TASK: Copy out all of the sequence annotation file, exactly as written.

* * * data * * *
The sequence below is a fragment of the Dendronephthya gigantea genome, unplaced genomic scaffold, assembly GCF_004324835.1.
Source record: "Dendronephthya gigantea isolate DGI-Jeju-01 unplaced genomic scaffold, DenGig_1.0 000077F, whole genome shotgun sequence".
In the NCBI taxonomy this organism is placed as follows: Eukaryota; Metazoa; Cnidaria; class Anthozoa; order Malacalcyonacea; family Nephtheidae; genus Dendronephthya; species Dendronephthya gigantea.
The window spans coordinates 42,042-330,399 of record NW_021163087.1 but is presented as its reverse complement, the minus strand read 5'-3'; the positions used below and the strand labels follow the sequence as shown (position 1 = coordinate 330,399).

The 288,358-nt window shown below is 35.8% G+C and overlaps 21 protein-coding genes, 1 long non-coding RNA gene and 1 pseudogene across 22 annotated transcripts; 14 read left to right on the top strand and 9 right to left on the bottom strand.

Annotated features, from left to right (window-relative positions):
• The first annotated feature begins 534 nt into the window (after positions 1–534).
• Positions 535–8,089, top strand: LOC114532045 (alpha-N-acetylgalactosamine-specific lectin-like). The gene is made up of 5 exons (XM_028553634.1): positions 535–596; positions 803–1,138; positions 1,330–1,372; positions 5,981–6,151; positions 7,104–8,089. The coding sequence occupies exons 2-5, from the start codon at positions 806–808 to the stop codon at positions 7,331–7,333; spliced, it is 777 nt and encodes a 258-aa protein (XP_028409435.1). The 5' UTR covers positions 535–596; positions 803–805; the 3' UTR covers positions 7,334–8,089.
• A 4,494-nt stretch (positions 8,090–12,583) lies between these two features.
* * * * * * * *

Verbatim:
The sequence below is a fragment of the Dendronephthya gigantea genome, unplaced genomic scaffold, assembly GCF_004324835.1.
Source record: "Dendronephthya gigantea isolate DGI-Jeju-01 unplaced genomic scaffold, DenGig_1.0 000077F, whole genome shotgun sequence".
In the NCBI taxonomy this organism is placed as follows: Eukaryota; Metazoa; Cnidaria; class Anthozoa; order Malacalcyonacea; family Nephtheidae; genus Dendronephthya; species Dendronephthya gigantea.
The window spans coordinates 42,042-330,399 of record NW_021163087.1 but is presented as its reverse complement, the minus strand read 5'-3'; the positions used below and the strand labels follow the sequence as shown (position 1 = coordinate 330,399).

The 288,358-nt window shown below is 35.8% G+C and overlaps 21 protein-coding genes, 1 long non-coding RNA gene and 1 pseudogene across 22 annotated transcripts; 14 read left to right on the top strand and 9 right to left on the bottom strand.

Annotated features, from left to right (window-relative positions):
• The first annotated feature begins 534 nt into the window (after positions 1–534).
• Positions 535–8,089, top strand: LOC114532045 (alpha-N-acetylgalactosamine-specific lectin-like). The gene is made up of 5 exons (XM_028553634.1): positions 535–596; positions 803–1,138; positions 1,330–1,372; positions 5,981–6,151; positions 7,104–8,089. The coding sequence occupies exons 2-5, from the start codon at positions 806–808 to the stop codon at positions 7,331–7,333; spliced, it is 777 nt and encodes a 258-aa protein (XP_028409435.1). The 5' UTR covers positions 535–596; positions 803–805; the 3' UTR covers positions 7,334–8,089.
• A 4,494-nt stretch (positions 8,090–12,583) lies between these two features.